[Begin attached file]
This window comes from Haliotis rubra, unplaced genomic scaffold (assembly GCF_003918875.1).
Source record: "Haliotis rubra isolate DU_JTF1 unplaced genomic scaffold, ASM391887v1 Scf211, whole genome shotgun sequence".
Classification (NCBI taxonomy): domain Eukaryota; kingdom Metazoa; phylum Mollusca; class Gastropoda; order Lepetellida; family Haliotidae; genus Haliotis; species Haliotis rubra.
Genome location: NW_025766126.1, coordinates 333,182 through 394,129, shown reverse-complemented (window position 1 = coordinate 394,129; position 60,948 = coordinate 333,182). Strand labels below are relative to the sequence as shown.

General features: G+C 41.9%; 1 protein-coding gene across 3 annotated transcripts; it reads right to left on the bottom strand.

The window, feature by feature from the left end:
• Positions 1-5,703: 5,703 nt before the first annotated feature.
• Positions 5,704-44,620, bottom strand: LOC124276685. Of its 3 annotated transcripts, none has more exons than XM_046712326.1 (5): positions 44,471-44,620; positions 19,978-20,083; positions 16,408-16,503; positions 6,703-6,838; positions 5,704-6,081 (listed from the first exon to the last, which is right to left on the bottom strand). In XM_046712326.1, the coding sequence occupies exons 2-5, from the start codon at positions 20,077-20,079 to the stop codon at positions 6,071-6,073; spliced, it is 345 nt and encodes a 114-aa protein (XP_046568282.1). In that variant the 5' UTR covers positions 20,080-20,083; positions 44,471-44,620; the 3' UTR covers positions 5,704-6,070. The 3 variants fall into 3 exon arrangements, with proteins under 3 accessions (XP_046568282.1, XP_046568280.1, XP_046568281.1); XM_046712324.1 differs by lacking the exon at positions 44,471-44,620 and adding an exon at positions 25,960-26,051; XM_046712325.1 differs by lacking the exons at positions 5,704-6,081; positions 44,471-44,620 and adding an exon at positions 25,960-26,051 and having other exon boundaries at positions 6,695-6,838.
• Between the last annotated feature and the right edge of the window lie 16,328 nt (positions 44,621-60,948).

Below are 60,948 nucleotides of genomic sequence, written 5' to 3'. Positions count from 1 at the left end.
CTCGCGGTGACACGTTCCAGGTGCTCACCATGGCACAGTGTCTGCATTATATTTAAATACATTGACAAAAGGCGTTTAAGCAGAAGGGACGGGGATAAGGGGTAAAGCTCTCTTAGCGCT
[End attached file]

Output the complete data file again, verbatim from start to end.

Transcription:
This window comes from Haliotis rubra, unplaced genomic scaffold (assembly GCF_003918875.1).
Source record: "Haliotis rubra isolate DU_JTF1 unplaced genomic scaffold, ASM391887v1 Scf211, whole genome shotgun sequence".
Classification (NCBI taxonomy): domain Eukaryota; kingdom Metazoa; phylum Mollusca; class Gastropoda; order Lepetellida; family Haliotidae; genus Haliotis; species Haliotis rubra.
Genome location: NW_025766126.1, coordinates 333,182 through 394,129, shown reverse-complemented (window position 1 = coordinate 394,129; position 60,948 = coordinate 333,182). Strand labels below are relative to the sequence as shown.

General features: G+C 41.9%; 1 protein-coding gene across 3 annotated transcripts; it reads right to left on the bottom strand.

The window, feature by feature from the left end:
• Positions 1-5,703: 5,703 nt before the first annotated feature.
• Positions 5,704-44,620, bottom strand: LOC124276685. Of its 3 annotated transcripts, none has more exons than XM_046712326.1 (5): positions 44,471-44,620; positions 19,978-20,083; positions 16,408-16,503; positions 6,703-6,838; positions 5,704-6,081 (listed from the first exon to the last, which is right to left on the bottom strand). In XM_046712326.1, the coding sequence occupies exons 2-5, from the start codon at positions 20,077-20,079 to the stop codon at positions 6,071-6,073; spliced, it is 345 nt and encodes a 114-aa protein (XP_046568282.1). In that variant the 5' UTR covers positions 20,080-20,083; positions 44,471-44,620; the 3' UTR covers positions 5,704-6,070. The 3 variants fall into 3 exon arrangements, with proteins under 3 accessions (XP_046568282.1, XP_046568280.1, XP_046568281.1); XM_046712324.1 differs by lacking the exon at positions 44,471-44,620 and adding an exon at positions 25,960-26,051; XM_046712325.1 differs by lacking the exons at positions 5,704-6,081; positions 44,471-44,620 and adding an exon at positions 25,960-26,051 and having other exon boundaries at positions 6,695-6,838.
• Between the last annotated feature and the right edge of the window lie 16,328 nt (positions 44,621-60,948).

Below are 60,948 nucleotides of genomic sequence, written 5' to 3'. Positions count from 1 at the left end.
CTCGCGGTGACACGTTCCAGGTGCTCACCATGGCACAGTGTCTGCATTATATTTAAATACATTGACAAAAGGCGTTTAAGCAGAAGGGACGGGGATAAGGGGTAAAGCTCTCTTAGCGCT